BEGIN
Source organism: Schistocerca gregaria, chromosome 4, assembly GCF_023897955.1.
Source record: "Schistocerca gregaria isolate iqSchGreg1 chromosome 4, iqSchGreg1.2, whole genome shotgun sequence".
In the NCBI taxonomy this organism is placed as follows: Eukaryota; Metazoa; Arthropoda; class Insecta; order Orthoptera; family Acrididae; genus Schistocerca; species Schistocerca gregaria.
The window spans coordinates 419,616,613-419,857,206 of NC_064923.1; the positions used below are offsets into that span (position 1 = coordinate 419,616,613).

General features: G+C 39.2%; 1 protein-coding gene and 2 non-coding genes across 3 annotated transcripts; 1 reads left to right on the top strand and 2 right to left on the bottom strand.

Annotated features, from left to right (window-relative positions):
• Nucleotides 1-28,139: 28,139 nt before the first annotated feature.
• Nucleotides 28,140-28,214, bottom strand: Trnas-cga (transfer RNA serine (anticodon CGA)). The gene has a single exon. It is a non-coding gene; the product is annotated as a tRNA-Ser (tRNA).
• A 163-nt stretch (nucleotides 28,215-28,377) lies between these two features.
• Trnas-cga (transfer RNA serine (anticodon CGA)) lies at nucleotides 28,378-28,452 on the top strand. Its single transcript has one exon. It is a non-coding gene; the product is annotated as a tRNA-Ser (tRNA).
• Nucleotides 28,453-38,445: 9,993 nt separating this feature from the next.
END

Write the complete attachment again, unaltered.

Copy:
Source organism: Schistocerca gregaria, chromosome 4, assembly GCF_023897955.1.
Source record: "Schistocerca gregaria isolate iqSchGreg1 chromosome 4, iqSchGreg1.2, whole genome shotgun sequence".
In the NCBI taxonomy this organism is placed as follows: Eukaryota; Metazoa; Arthropoda; class Insecta; order Orthoptera; family Acrididae; genus Schistocerca; species Schistocerca gregaria.
The window spans coordinates 419,616,613-419,857,206 of NC_064923.1; the positions used below are offsets into that span (position 1 = coordinate 419,616,613).

General features: G+C 39.2%; 1 protein-coding gene and 2 non-coding genes across 3 annotated transcripts; 1 reads left to right on the top strand and 2 right to left on the bottom strand.

Annotated features, from left to right (window-relative positions):
• Nucleotides 1-28,139: 28,139 nt before the first annotated feature.
• Nucleotides 28,140-28,214, bottom strand: Trnas-cga (transfer RNA serine (anticodon CGA)). The gene has a single exon. It is a non-coding gene; the product is annotated as a tRNA-Ser (tRNA).
• A 163-nt stretch (nucleotides 28,215-28,377) lies between these two features.
• Trnas-cga (transfer RNA serine (anticodon CGA)) lies at nucleotides 28,378-28,452 on the top strand. Its single transcript has one exon. It is a non-coding gene; the product is annotated as a tRNA-Ser (tRNA).
• Nucleotides 28,453-38,445: 9,993 nt separating this feature from the next.